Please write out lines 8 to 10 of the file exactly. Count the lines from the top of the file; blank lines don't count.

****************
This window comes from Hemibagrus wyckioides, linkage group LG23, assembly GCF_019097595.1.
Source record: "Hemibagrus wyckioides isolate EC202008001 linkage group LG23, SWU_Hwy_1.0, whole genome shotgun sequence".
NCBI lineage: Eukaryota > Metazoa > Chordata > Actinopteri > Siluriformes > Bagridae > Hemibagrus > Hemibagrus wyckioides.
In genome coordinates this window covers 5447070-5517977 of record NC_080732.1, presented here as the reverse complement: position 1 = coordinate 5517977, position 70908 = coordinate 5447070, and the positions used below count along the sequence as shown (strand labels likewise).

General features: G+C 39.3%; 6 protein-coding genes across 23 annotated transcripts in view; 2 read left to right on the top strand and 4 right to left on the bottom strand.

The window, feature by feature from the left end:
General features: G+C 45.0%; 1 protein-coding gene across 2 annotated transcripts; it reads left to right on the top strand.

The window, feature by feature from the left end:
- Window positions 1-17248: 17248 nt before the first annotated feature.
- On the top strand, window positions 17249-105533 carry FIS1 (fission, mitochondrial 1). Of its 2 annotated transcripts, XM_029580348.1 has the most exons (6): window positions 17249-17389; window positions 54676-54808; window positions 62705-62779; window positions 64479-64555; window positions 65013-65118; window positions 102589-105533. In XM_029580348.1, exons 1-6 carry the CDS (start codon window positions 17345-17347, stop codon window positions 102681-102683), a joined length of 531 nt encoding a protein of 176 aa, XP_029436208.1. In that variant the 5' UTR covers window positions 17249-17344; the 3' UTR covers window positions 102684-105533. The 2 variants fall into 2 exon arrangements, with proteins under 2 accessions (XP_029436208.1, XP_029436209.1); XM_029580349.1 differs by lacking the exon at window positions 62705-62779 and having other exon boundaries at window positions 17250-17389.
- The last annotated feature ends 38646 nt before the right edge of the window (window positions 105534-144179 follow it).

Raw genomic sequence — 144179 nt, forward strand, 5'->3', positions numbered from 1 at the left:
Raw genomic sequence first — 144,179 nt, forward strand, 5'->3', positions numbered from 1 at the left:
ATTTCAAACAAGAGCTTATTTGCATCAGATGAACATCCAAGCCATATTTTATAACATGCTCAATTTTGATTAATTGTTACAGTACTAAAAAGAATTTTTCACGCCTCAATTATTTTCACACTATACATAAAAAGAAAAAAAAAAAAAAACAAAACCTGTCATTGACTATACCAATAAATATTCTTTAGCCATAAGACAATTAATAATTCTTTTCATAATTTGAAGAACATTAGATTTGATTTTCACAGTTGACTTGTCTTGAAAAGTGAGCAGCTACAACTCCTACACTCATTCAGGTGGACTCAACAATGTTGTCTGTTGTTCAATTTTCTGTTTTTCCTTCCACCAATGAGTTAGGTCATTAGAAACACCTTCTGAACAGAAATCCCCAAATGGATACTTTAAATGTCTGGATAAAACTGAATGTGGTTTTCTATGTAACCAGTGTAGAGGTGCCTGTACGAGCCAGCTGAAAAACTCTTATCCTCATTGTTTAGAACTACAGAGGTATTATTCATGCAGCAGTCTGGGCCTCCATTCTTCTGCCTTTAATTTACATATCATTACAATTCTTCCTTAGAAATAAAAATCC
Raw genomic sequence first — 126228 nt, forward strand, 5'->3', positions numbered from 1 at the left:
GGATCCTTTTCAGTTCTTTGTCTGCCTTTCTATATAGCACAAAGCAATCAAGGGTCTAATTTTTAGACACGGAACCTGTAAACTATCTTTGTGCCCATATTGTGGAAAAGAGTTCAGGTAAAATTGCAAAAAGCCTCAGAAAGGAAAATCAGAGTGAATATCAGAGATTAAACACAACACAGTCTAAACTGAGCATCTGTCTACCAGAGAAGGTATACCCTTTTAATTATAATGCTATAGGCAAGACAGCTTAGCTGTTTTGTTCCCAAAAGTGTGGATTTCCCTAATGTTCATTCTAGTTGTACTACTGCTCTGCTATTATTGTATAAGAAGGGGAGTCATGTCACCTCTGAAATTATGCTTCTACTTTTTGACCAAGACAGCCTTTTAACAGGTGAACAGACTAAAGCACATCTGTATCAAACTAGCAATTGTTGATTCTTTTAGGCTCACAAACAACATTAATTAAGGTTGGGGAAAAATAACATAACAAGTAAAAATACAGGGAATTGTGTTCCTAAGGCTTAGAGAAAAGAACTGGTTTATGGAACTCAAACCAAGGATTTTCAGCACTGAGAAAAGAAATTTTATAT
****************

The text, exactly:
The window, feature by feature from the left end:
- Window positions 1-17248: 17248 nt before the first annotated feature.
- On the top strand, window positions 17249-105533 carry FIS1 (fission, mitochondrial 1). Of its 2 annotated transcripts, XM_029580348.1 has the most exons (6): window positions 17249-17389; window positions 54676-54808; window positions 62705-62779; window positions 64479-64555; window positions 65013-65118; window positions 102589-105533. In XM_029580348.1, exons 1-6 carry the CDS (start codon window positions 17345-17347, stop codon window positions 102681-102683), a joined length of 531 nt encoding a protein of 176 aa, XP_029436208.1. In that variant the 5' UTR covers window positions 17249-17344; the 3' UTR covers window positions 102684-105533. The 2 variants fall into 2 exon arrangements, with proteins under 2 accessions (XP_029436208.1, XP_029436209.1); XM_029580349.1 differs by lacking the exon at window positions 62705-62779 and having other exon boundaries at window positions 17250-17389.